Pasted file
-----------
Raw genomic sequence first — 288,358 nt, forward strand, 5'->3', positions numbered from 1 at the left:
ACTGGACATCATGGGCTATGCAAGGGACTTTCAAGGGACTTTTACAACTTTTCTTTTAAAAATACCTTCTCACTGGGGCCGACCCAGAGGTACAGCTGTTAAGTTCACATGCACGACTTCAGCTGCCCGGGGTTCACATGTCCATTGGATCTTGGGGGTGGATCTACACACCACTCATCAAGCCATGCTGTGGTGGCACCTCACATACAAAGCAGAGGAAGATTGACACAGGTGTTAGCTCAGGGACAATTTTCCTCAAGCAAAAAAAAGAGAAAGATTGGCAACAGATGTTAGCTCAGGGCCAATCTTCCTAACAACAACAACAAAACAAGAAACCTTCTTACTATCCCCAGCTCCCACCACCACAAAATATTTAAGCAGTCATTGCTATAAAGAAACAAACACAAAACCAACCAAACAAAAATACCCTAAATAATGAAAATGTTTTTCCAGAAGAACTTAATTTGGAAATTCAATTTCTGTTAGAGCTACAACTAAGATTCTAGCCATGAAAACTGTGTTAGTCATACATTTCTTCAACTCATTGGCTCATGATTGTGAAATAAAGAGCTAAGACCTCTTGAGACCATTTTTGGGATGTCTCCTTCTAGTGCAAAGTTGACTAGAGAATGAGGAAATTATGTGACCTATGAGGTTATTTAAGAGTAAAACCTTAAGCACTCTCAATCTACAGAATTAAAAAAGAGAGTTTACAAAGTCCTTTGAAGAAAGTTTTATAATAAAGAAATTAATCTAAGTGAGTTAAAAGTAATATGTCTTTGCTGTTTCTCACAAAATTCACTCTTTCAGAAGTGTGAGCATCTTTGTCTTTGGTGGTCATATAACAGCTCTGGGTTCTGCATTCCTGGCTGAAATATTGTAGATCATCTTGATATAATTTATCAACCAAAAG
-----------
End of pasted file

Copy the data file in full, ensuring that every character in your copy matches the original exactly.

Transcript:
Raw genomic sequence first — 288,358 nt, forward strand, 5'->3', positions numbered from 1 at the left:
ACTGGACATCATGGGCTATGCAAGGGACTTTCAAGGGACTTTTACAACTTTTCTTTTAAAAATACCTTCTCACTGGGGCCGACCCAGAGGTACAGCTGTTAAGTTCACATGCACGACTTCAGCTGCCCGGGGTTCACATGTCCATTGGATCTTGGGGGTGGATCTACACACCACTCATCAAGCCATGCTGTGGTGGCACCTCACATACAAAGCAGAGGAAGATTGACACAGGTGTTAGCTCAGGGACAATTTTCCTCAAGCAAAAAAAAGAGAAAGATTGGCAACAGATGTTAGCTCAGGGCCAATCTTCCTAACAACAACAACAAAACAAGAAACCTTCTTACTATCCCCAGCTCCCACCACCACAAAATATTTAAGCAGTCATTGCTATAAAGAAACAAACACAAAACCAACCAAACAAAAATACCCTAAATAATGAAAATGTTTTTCCAGAAGAACTTAATTTGGAAATTCAATTTCTGTTAGAGCTACAACTAAGATTCTAGCCATGAAAACTGTGTTAGTCATACATTTCTTCAACTCATTGGCTCATGATTGTGAAATAAAGAGCTAAGACCTCTTGAGACCATTTTTGGGATGTCTCCTTCTAGTGCAAAGTTGACTAGAGAATGAGGAAATTATGTGACCTATGAGGTTATTTAAGAGTAAAACCTTAAGCACTCTCAATCTACAGAATTAAAAAAGAGAGTTTACAAAGTCCTTTGAAGAAAGTTTTATAATAAAGAAATTAATCTAAGTGAGTTAAAAGTAATATGTCTTTGCTGTTTCTCACAAAATTCACTCTTTCAGAAGTGTGAGCATCTTTGTCTTTGGTGGTCATATAACAGCTCTGGGTTCTGCATTCCTGGCTGAAATATTGTAGATCATCTTGATATAATTTATCAACCAAAAG